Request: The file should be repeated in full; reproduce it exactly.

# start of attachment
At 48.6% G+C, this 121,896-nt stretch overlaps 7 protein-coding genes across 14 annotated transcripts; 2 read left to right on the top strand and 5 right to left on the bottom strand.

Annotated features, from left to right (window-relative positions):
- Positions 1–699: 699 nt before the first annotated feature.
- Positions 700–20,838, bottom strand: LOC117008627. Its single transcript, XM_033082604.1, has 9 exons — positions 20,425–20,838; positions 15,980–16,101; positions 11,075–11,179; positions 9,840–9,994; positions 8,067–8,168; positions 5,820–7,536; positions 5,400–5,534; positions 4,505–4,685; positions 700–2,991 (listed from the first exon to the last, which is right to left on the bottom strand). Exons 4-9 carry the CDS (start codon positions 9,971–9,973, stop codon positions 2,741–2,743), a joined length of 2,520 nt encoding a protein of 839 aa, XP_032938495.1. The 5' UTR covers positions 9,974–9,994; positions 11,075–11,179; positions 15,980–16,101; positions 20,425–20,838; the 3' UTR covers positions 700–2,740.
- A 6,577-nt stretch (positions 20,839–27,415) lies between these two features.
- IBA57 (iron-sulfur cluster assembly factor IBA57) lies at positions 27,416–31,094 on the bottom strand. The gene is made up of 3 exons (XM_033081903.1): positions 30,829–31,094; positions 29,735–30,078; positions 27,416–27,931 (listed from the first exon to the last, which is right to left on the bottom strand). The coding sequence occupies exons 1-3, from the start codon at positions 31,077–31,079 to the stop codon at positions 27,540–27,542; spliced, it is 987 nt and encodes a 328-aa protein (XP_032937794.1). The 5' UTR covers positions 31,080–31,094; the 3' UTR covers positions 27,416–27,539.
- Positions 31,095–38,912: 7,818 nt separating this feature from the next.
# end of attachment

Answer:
At 48.6% G+C, this 121,896-nt stretch overlaps 7 protein-coding genes across 14 annotated transcripts; 2 read left to right on the top strand and 5 right to left on the bottom strand.

Annotated features, from left to right (window-relative positions):
- Positions 1–699: 699 nt before the first annotated feature.
- Positions 700–20,838, bottom strand: LOC117008627. Its single transcript, XM_033082604.1, has 9 exons — positions 20,425–20,838; positions 15,980–16,101; positions 11,075–11,179; positions 9,840–9,994; positions 8,067–8,168; positions 5,820–7,536; positions 5,400–5,534; positions 4,505–4,685; positions 700–2,991 (listed from the first exon to the last, which is right to left on the bottom strand). Exons 4-9 carry the CDS (start codon positions 9,971–9,973, stop codon positions 2,741–2,743), a joined length of 2,520 nt encoding a protein of 839 aa, XP_032938495.1. The 5' UTR covers positions 9,974–9,994; positions 11,075–11,179; positions 15,980–16,101; positions 20,425–20,838; the 3' UTR covers positions 700–2,740.
- A 6,577-nt stretch (positions 20,839–27,415) lies between these two features.
- IBA57 (iron-sulfur cluster assembly factor IBA57) lies at positions 27,416–31,094 on the bottom strand. The gene is made up of 3 exons (XM_033081903.1): positions 30,829–31,094; positions 29,735–30,078; positions 27,416–27,931 (listed from the first exon to the last, which is right to left on the bottom strand). The coding sequence occupies exons 1-3, from the start codon at positions 31,077–31,079 to the stop codon at positions 27,540–27,542; spliced, it is 987 nt and encodes a 328-aa protein (XP_032937794.1). The 5' UTR covers positions 31,080–31,094; the 3' UTR covers positions 27,416–27,539.
- Positions 31,095–38,912: 7,818 nt separating this feature from the next.